RTA expert Dorin Mocanu predicts the future struggle for power in the ruling coalition and is sure that ‘Si vis pacem, para bellum’ is just about the current politics of Moldova.
Dorin Mocanu, RTA:
Almost two months have passed since the anti-oligarchic ‘revolution’ in Moldova. Many citizens and politicians romanticized the events of early June and saw them as epoch-making milestones in Moldovan history, with which one can and should invest hopes in a bright future. Although the transit of power in the country is clearly delayed, there are already grounds to draw the first conclusions and make forecasts about the direction how the situation will develop.
Since then, reports on dismissals and appointments of officials have been the main and perhaps the only relevant information in the public space of Moldova. But no one in the Moldovan government has actually taken any significant practical steps, and there are simply no other results, except for personnel reshuffles. Meanwhile, the emotional uplift from the gradual overthrow of the ruling regime of Plahotniuc, as well as the credit of trust received from citizens, have their limits, especially in the conditions of inflated expectations from the new government. Therefore, soon the further practice of the celebrated idea of ‘deoligarchization’ without tangible results in the form of high-profile imprisonments may lose its former charge and work against the ruling coalition.
Exclusively tactical personnel reshuffle and only partial adjustments in the policy of the country give rise to sad thoughts: the new government may simply not have a clear strategy for managing the state in the medium and long term. Only after a month and a half the current government of Sandu brought before the society a draft Action Plan of the government of Moldova for 2019-2020. The slow preparation of a document of this kind by any Cabinet of Ministers, and for a period of less than a year and a half, clearly hints that the ACUM realizes that the government of Maia Sandu is temporary.
However, there is still a ‘nonaggression pact’ between the Party of Socialists and the ACUM bloc. For many experts it became obvious that the unspoken agreement ‘on the rules of conduct and the game’ still allows the two forces with polar political beliefs to continue cooperation. In addition, so far, the PSRM and ACUM have focused on the ‘acquisition’ of offices and entire departments. At the same time, certain elements of conflicts, mutual negative assessments and discontent are leaking, including into the public space. This confirms that the relationship between the ‘forced allies’ is still complicated.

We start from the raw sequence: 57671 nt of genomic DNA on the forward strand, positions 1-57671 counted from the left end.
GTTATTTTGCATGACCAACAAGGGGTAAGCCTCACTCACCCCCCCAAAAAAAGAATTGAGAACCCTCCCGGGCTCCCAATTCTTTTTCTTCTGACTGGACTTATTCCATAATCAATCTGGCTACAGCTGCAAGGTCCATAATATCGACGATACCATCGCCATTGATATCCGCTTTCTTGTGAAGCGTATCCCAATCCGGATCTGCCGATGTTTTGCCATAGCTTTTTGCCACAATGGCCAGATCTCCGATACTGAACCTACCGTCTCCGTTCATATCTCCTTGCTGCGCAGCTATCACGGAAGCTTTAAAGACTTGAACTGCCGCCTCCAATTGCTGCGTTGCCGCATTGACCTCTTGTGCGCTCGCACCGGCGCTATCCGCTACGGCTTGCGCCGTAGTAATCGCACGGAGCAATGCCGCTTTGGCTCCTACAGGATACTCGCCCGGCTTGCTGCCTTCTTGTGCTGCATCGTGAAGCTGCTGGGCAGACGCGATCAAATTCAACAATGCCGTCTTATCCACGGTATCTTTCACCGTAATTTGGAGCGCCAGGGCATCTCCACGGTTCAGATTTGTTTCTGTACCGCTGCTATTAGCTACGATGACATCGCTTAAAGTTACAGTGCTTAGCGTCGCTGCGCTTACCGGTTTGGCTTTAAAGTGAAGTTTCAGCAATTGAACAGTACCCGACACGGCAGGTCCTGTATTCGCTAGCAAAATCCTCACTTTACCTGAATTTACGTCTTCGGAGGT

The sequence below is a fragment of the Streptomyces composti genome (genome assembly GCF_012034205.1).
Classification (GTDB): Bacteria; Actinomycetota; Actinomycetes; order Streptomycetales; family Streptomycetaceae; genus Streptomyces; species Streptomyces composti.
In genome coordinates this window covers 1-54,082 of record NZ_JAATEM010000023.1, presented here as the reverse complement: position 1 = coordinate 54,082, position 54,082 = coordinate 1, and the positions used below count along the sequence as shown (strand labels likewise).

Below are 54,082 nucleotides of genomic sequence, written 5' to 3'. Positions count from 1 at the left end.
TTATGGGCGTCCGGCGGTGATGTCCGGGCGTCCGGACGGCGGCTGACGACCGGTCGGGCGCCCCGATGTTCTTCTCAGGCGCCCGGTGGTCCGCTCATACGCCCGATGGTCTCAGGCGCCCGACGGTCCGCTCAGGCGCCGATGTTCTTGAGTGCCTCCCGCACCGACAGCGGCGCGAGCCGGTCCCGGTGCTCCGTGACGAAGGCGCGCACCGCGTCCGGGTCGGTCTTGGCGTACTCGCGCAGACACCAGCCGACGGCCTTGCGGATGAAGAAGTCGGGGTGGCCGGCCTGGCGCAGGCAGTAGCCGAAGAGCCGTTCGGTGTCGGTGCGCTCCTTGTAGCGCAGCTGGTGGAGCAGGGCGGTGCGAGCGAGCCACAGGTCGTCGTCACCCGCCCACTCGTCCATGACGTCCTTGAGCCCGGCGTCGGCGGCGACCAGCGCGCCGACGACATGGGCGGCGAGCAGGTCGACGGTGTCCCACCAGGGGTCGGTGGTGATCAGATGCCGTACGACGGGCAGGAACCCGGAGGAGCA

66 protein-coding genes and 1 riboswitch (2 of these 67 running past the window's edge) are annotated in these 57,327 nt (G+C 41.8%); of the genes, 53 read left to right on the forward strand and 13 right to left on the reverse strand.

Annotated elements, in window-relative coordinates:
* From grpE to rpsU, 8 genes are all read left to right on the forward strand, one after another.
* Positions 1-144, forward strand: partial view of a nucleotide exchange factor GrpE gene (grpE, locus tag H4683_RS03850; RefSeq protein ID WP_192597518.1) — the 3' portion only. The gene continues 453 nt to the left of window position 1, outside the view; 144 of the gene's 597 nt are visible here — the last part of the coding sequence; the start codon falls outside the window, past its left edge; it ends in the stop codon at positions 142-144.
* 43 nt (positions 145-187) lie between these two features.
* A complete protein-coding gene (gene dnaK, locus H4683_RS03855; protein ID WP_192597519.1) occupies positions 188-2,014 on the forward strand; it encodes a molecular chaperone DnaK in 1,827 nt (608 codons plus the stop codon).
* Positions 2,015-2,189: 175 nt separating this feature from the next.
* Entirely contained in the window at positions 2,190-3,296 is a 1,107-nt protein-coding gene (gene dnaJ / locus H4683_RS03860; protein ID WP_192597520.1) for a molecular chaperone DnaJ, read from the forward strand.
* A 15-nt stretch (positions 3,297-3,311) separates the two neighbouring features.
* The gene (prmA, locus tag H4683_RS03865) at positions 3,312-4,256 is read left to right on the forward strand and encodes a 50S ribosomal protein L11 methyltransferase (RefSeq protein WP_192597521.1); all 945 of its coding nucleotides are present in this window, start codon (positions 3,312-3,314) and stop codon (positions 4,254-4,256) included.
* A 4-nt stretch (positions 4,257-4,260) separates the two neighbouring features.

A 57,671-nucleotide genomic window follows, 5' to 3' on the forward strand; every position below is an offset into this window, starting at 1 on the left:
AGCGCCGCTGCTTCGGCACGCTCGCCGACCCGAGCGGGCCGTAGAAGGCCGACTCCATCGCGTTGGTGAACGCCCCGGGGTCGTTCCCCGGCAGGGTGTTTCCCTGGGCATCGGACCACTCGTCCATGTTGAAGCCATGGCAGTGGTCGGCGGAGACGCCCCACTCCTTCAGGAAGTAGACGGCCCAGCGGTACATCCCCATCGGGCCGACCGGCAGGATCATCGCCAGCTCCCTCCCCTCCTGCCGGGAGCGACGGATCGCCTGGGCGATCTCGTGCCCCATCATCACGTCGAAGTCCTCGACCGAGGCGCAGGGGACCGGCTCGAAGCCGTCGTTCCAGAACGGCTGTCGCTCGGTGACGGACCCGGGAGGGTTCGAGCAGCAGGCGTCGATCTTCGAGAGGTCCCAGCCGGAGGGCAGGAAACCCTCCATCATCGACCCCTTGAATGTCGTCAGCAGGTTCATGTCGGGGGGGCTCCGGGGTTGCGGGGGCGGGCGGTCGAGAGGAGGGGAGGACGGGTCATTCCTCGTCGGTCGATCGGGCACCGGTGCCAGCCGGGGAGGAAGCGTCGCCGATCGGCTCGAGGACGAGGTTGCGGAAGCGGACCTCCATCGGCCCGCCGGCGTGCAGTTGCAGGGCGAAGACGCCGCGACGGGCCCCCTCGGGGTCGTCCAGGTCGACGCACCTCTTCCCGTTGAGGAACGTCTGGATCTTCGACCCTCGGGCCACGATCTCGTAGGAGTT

One of the most headline-making was the recent attack by one of the pro-European deputies Octavian Ticu, who even called the current President Igor Dodon “political corpse”. Moreover, the MP questioned the future of the union of socialists and ACUM bloc, which, in his opinion, is engaged in ‘indecent’ things: political division of portfolios, ministries and foreign diplomatic missions. It is difficult to say what motivated Mr. Ticu – a conscience or an attempt to bargain for a position – but the situation eloquently shows that everything goes really not easy in the alliance.
The opposition represented by the Democrats who have lost power tries to stay fit and does not lose time, fueling centrifugal processes in the camp of the ruling coalition and mutual suspicions of socialists and right-wingers. A relevant example is the appointment of the acting Prosecutor General of Moldova, supported not only by the deputies from the ruling coalition, but also, to everyone’s surprise, by the parliamentarians from the PDM faction. Democrats still persist in all authorities and can bring quite a lot of trouble for the Sandu-Dodon coalition.
Most likely, the local elections scheduled for this autumn will be a decisive final stage in the redistribution of power resources between the ACUM and the PSRM at the national level. At the same time, as the situation around Chisinau shows, the parties failed to reach any compromise on the territories and single candidates and the current Deputy Prime Minister Andrei Nastase and socialist Ion Ceban will once again turn on each other in the ‘battle for the capital’.
The general leitmotif of what is happening in Moldova can be associated with the colourful expression ‘if you want peace, prepare for war’. The parties in power adhere to this principle when they ‘pump up’ their political potential as much as time and counter-partners allow. By necessary time, both sides will try to gather as many administrative, media and financial resources as possible. With all the allied entourage and declared good intentions, there is a strong feeling that the alliance is still a temporary phenomenon before the decisive political battle between the PSRM and the ACUM.
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